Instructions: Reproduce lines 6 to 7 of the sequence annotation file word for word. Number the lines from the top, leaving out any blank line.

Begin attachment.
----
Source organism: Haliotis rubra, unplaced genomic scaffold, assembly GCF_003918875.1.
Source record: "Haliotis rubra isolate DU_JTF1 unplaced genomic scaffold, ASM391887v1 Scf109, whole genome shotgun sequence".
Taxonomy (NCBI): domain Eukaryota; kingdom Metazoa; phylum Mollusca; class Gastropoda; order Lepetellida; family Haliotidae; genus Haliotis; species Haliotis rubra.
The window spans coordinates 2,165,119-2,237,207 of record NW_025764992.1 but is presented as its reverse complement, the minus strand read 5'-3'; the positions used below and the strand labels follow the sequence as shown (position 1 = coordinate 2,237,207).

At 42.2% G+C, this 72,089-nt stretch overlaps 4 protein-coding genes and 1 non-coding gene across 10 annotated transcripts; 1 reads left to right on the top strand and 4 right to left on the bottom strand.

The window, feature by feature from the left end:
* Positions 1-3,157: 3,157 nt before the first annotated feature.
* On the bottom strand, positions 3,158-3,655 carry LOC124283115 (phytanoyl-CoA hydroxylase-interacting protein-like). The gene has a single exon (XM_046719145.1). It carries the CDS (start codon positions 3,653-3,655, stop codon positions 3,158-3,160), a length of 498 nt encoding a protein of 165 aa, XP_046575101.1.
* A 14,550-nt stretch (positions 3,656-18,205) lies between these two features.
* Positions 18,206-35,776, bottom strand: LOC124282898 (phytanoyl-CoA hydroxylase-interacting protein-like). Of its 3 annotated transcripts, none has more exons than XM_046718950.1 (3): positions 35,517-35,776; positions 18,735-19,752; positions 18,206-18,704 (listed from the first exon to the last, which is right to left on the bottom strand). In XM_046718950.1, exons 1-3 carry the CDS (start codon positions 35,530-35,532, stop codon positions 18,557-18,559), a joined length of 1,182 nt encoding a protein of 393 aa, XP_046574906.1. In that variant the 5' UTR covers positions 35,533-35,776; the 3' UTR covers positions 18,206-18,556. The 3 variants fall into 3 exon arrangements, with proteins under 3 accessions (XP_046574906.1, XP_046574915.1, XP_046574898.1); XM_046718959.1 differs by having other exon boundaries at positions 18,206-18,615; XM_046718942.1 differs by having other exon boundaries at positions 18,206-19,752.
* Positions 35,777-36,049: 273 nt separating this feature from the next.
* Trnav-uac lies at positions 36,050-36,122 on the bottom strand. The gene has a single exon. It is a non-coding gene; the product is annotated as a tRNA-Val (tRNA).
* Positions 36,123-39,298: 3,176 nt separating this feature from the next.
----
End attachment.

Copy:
The window, feature by feature from the left end:
* Positions 1-3,157: 3,157 nt before the first annotated feature.